April 1, 2022

Russia withdraws from north of Kyiv

Institute for the Study of War

ISW assesses that the Kremlin has revised its campaign plan in Ukraine after the failure of its initial campaign to capture Kyiv and other major Ukrainian cities and its subsequent failure to adjust its operations in late March. ISW previously assessed that the initial Russian campaign of the war—airborne and mechanized operations to seize Kyiv, Kharkiv, Odesa, and other major Ukrainian cities to force a change of government in Ukraine—had failed as of March 19.[1] The Russian military continued to feed small collections of reinforcements into operations around Kyiv and across northeastern and southern Ukraine in an effort to keep its initial campaign plan alive throughout late March. We assess that the Russian military has now halted these failed efforts and is beginning a new phase of its campaign in Ukraine with new objectives. We are updating the structure of our campaign assessments to reflect the new structure and prioritization of Russian operations.

Russia’s main effort is now focused on eastern Ukraine, with two subordinate main efforts: capturing the port city of Mariupol and capturing the entirety of Donetsk and Luhansk Oblasts. The Kremlin claims the entirety of these oblasts as the territory of its proxies in eastern Ukraine, the Donetsk and Luhansk People’s Republics (DNR and LNR).[2] The Kremlin is increasingly redeploying troops from other axes of advance and channeling its remaining reinforcements from Russia into eastern Ukraine. Russian forces are unlikely to conduct active operations on other fronts in the coming weeks.

The Kremlin may intend to capture Donetsk and Luhansk Oblasts before seeking to negotiate a Kremlin-favorable ceasefire and claim that Russia has achieved its war aims. The Kremlin’s initial false justification for its unprovoked invasion of Ukraine was to protect the DNR and LNR from Ukraine and enable them to seize their “claimed” territory. The Kremlin is attempting to gloss over the failure of Russia’s initial campaign for a domestic Russian audience. The Kremlin has in fact been forced to alter its operations after the failure of its initial campaign. Kremlin claims that Russian forces solely attacked northeastern Ukraine to degrade Ukrainian forces before achieving the “main goal” of capturing Donetsk and Luhansk Oblasts – such as statements made by the Russian General Staff on March 25 – are false.[3]

Russian forces have three supporting efforts: Kharkiv and Izyum; Kyiv and northeastern Ukraine; and the southern axis, including Kherson.

  • Russian forces on the Kharkiv axis have abandoned efforts to take the city. Their new objectives are likely to 1) pin Ukrainian mechanized forces in place, and 2) drive southeast to link up with Russian forces in Luhansk Oblast. Russian forces captured Izyum (southeast of Kharkiv) on April 1 after attempting to do so since at least March 7.[4] Russian forces, including elements redeployed from the Sumy axis in the past week, will likely continue offensive operations in the coming days in an effort to cut off Ukrainian forces on the line of contact in Donbas.
  • Russian forces around Kyiv and in northeastern Ukraine seek to conduct a retrograde action—the orderly withdrawal of combat forces—for refit and further redeployment to other axes of advance. Russian forces remaining on the forward trace of Russian lines are a covering force intended to screen the retrograde of most of the combat power previously deployed around Kyiv. Ukrainian forces retook substantial territory both northwest and east of Kyiv in the past 24 hours. Ukrainian forces likely advanced faster than Russian forces anticipated, but Russian forces successfully withdrew much of the damaged combat power remaining around Kyiv into Belarus.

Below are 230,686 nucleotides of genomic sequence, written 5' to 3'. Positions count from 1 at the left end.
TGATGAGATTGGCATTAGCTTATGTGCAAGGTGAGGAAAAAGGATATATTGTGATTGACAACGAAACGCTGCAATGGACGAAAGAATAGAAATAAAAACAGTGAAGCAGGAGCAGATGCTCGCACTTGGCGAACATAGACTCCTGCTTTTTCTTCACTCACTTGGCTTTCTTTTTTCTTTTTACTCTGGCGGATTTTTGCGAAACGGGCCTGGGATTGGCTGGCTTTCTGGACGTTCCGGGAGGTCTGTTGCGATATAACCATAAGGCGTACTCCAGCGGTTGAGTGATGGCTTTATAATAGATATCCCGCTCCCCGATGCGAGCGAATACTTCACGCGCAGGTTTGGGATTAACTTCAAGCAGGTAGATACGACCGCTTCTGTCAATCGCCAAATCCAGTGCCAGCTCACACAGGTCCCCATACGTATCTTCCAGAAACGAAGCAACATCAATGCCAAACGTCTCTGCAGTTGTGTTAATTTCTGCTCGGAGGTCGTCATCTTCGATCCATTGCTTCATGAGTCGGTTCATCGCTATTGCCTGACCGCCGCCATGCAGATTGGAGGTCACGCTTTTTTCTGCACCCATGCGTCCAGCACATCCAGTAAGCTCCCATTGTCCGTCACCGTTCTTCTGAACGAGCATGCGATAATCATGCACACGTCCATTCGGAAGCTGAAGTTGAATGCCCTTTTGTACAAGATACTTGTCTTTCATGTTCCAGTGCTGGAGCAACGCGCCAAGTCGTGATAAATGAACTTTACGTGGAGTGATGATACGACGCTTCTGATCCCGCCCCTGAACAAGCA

• Russian forces on the southern axis—centered on Kherson—are unlikely to conduct offensive operations in the near future and will aim to defend Russian-occupied territory around Kherson against Ukrainian counterattacks. Russian forces will additionally likely prioritize securing southern Ukraine against increasingly frequent Ukrainian partisan actions. Russian forces are unlikely to resume offensive operations west toward Mykolayiv or north toward Zaporizhzhia and Kryvyi Rih in the near future.

Key Takeaways

  • We now assess that Russia has revised its campaign plan in Ukraine after the failure of operations to seize Kyiv and other major Ukrainian cities throughout March.
  • The Kremlin’s claims that Russia’s main objective has been eastern Ukraine throughout the war are false and intended to obfuscate the failure of Russia’s initial campaign.
  • Russia’s main effort is now concentrated on eastern Ukraine. Russian forces seek to capture the entirety of Donetsk and Luhansk oblasts.
  • Russian forces will likely take Mariupol in the coming days but continue to suffer heavy casualties.
  • Russian forces seek to fix in place the Ukrainian forces around Kharkiv.
  • Russian forces captured Izyum after three weeks of fighting on April 1 and will attempt to advance southeast to link up with Russian forces in Luhansk Oblast in the coming days.
  • Ukrainian forces recaptured large swathes of terrain both northwest and east of Kyiv in the past 24 hours, but Russia successfully withdrew elements of its damaged forces into Belarus.
  • The Kremlin will continue to funnel reinforcements (including both low-quality individual replacements from Russia and damaged units redeployed from northeastern Ukraine) into operations in eastern Ukraine, but these degraded forces are unlikely to enable Russia to conduct successful large-scale offensive operations.
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